The Writing of Tipperary

Dear Sir,

I have been very interested in the letter from the Rev. E. Anthony Lewis published in your last issue regarding the writing of the song “Tipperary”, and as he invited observations on the subject, he may be interested in the article which appeared in the Ashton Herald (later taken over by the reporter) in the early part of 1915 after the song had achieved such popularity. Unfortunately I have not got the date of the publication in which it appeared, but it could not have been much more than three years after Jack Judge had written the song and therefore it’s fairly fresh in the memory. As the article is rather lengthy, I have only quoted the portion relevant to Mr. Lewis’s letter:-

“During the week commencing January 29th 1912, the turns at the Grand Theatre and Hippodrome included Berzacs performing seals, Gilbert Frank Newbury and Jack Judge. The letter, who is a well known music Hall comedian and whose favourite song at that time was “How are you? How are you?” created a big hit. He had absolute confidence in his abilities to entertain the public, and how that confidence was justified has since been proved. A man with greater confidence probably never appeared behind the footlights. One day, on the 31st January 1912, while in conversation at Stalybridge with Frank Newbury (Who is well known to the patrons of the Stalybridge Theater) Jack Judge was speaking of his composing abilities, and a dialogue something like this took place:-

“I’ll bet you five shillings you cannot write and produce a song in one night” said Newbury.

“Done” said Judge, and the bargain was concluded.

“ Judge, with a few friends, adjourned to the Newmarket Inn, Corporation Street, then kept by

Mr. Goorge Lloyd, and he straightaway wrote and composed the words and music of the not take him long to do it. The song was written within a comparatively few minutes, and it was rehearsed at the Friendship Hotel, Corporation street, and actually sung by Jack Judge at the same evening’s performance at the theater during the week the comedian had been appearing in “How are You” which had captivated the audience. Having rehearsed the tune with the pianist, Mr. Horace Vernon, Judge appeared before his audience, song “Tipperary”, and while the chorus was being sung he got the assistance of the stage hands, who marched round after him carrying all sorts of kitchen utensils and the chorus went with a rollicking swing. It immediately caught on, and it was indeed a triumph for Mr. Judge.

“ The day will come when England will ring from end to end with my melodies” Dramatically declared Mr. judge to Mr. Peter Leckie, the manager of the theatre, after his successful introduction of “Tipperary”, and that his prophecy has come true, there is no doubt. The song was sung the following week by Gilbert Ferine to appreciative audiences at Ashton.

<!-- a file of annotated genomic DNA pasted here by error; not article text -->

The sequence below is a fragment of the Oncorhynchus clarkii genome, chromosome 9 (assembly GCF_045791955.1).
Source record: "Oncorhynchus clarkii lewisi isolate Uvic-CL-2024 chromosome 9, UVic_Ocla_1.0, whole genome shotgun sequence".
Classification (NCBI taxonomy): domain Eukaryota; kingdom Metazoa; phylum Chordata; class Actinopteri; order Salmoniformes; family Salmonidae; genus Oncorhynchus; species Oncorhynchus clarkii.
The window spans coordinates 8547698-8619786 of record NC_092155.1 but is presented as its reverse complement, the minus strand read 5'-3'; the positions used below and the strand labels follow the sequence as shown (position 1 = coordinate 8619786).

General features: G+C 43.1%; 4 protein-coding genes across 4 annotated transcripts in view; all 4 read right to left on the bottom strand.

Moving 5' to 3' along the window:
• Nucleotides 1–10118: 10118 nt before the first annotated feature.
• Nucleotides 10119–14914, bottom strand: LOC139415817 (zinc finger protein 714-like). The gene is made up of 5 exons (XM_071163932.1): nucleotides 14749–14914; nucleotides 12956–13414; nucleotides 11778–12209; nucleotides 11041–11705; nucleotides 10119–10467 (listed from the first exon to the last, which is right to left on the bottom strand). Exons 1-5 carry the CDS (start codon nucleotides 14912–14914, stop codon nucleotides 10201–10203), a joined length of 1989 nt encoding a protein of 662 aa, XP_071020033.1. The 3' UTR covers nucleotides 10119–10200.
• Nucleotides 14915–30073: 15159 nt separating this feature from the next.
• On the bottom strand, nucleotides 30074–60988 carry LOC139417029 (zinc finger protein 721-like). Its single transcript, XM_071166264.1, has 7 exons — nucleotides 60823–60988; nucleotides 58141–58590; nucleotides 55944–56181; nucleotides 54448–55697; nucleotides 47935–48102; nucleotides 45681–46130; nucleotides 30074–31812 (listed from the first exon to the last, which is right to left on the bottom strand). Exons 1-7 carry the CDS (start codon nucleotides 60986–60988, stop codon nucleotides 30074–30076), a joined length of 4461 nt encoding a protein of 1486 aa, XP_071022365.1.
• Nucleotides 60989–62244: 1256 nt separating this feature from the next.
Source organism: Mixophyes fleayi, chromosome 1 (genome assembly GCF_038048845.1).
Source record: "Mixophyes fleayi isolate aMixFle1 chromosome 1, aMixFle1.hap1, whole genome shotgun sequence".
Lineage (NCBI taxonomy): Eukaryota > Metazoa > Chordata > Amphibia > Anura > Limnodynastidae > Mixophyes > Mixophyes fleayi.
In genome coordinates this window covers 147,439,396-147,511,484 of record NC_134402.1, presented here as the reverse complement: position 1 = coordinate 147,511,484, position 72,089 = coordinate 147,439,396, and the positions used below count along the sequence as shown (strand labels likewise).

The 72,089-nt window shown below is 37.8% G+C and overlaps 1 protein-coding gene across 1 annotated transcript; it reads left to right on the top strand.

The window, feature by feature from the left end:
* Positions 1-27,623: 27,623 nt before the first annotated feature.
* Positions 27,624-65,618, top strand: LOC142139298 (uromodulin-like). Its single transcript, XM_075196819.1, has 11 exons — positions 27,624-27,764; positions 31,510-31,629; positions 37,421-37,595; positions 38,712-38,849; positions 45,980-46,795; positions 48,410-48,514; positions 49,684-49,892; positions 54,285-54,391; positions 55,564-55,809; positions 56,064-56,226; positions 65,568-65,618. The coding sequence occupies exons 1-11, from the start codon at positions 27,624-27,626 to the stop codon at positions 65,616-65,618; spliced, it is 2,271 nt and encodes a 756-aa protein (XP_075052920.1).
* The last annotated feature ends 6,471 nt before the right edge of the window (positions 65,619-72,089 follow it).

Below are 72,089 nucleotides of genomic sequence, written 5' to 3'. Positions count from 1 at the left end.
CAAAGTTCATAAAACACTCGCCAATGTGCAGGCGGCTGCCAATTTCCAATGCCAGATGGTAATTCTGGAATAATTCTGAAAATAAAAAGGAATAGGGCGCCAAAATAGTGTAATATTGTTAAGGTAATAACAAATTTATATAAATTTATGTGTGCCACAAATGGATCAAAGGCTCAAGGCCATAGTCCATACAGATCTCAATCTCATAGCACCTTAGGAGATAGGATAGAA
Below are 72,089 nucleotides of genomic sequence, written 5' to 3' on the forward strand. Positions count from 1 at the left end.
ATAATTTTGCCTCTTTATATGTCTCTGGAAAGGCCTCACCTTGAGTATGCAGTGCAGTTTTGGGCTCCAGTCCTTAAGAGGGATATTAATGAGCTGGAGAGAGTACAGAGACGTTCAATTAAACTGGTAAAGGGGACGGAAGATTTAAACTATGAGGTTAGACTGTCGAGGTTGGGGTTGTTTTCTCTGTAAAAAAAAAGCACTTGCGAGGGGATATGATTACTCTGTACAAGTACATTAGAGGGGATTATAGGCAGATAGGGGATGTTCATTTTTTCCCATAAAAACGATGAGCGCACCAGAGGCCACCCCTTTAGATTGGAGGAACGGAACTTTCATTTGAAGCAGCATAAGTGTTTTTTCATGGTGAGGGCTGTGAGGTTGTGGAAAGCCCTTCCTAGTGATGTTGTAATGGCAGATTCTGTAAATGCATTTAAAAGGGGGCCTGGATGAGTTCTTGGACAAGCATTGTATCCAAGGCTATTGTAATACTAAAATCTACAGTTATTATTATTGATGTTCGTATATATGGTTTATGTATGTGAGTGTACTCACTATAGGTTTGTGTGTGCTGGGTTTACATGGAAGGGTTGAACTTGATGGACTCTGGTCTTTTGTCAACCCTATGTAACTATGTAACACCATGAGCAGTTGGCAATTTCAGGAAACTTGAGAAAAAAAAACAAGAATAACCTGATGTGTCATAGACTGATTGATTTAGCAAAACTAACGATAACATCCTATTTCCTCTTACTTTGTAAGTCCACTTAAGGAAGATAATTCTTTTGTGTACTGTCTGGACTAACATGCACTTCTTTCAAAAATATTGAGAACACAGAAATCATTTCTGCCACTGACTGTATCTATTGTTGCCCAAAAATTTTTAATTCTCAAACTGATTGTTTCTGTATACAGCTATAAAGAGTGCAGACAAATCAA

Born of Tipperary parents, Jack Judge in his early days was a fish salesman at Oldbury, Birmingham. He always had ambitions towards vaudeville and when he discarded the fish business for the stage, his mother remarked “May heaven send you sense to return to your fish marketing, Jack”, but Jack remained an optimist. If evidence were needed of his absolute confidence in himself and in “Tipperary”. It is only necessary to quote an advertising verse which he wrote in the “Encore” of February 29th 1912 as follows:-

It’s a long way to Tipperary a song that’s full of go, the wildest men will sing it in the wilds, of Borneo, The wild wild waves will roar it, you’ll find these words prove true,

Wild elephants will dance it so will monkeys in the zoo.

This week, Jack Judge is appearing at the palace Theatre, Oldham”

I know Peter Leckie, the Lessee and Manager of the Grand Theatre and Hippodrome (both the same theatre), very well indeed, also his son Jack, who appeared on the music halls as a comedian under the name of Jack Shires and whose favorite number was “My Standard Suit”, Which in the first world war was akin to our utility clothing in the last war. I frequented the theatre regulary to see melodramas, plays, variety bills and later pictures and in the cosy bar behind the dresscircle, heard Peter Lockie tell the story of “Tipperary” on many occasions and never did it vary in any detail. I have never heard the name of Harry Williams mentioned until I read it in Mr. Lewis’s letter, and can only conclude that if Feld paid him a royalty, Jack Judge must have given him an interest in the song, for I am convinced that he had nothing to do with its writing as he was not around at the time. You will observe that at the end of the article it states that “This week Jack Judge is appearing at the Palace Theatre, Oldham.” And it is more than likely the reporter who wrote it would have verified the facts with Mr. Judge and Mr. Leckie.

Your readers may be interested to know that only about 100 yeards from the Newmarket Inn, round the corner in Melbourne Street, is the Commercial Hotel, where Jack Hylton, the famous dance band leader and Impresario, spent his boyhood and early manhood, his father being the Licencee, having moved to Stalybridge from Bolton. Jack ran a concert party of which he was pianist and Bert Maiden the light comedian. I saw them perform in Stamford Park and Mottram cutting outside the Waggon & Horses. Years after, when he had become a national figure, he performed annually with his famous band on a Sunday at the Grand Theatre and Hippodrome for the White Heather Fund, an organization which provided visits to the seaside for poor children, Giving a matinee and evening performance for which he and his band gave their services and raised many thousands of pounds.

Yours

CHARLES BOOTH,

12 Grafton Street,

Ashton under Lyne.

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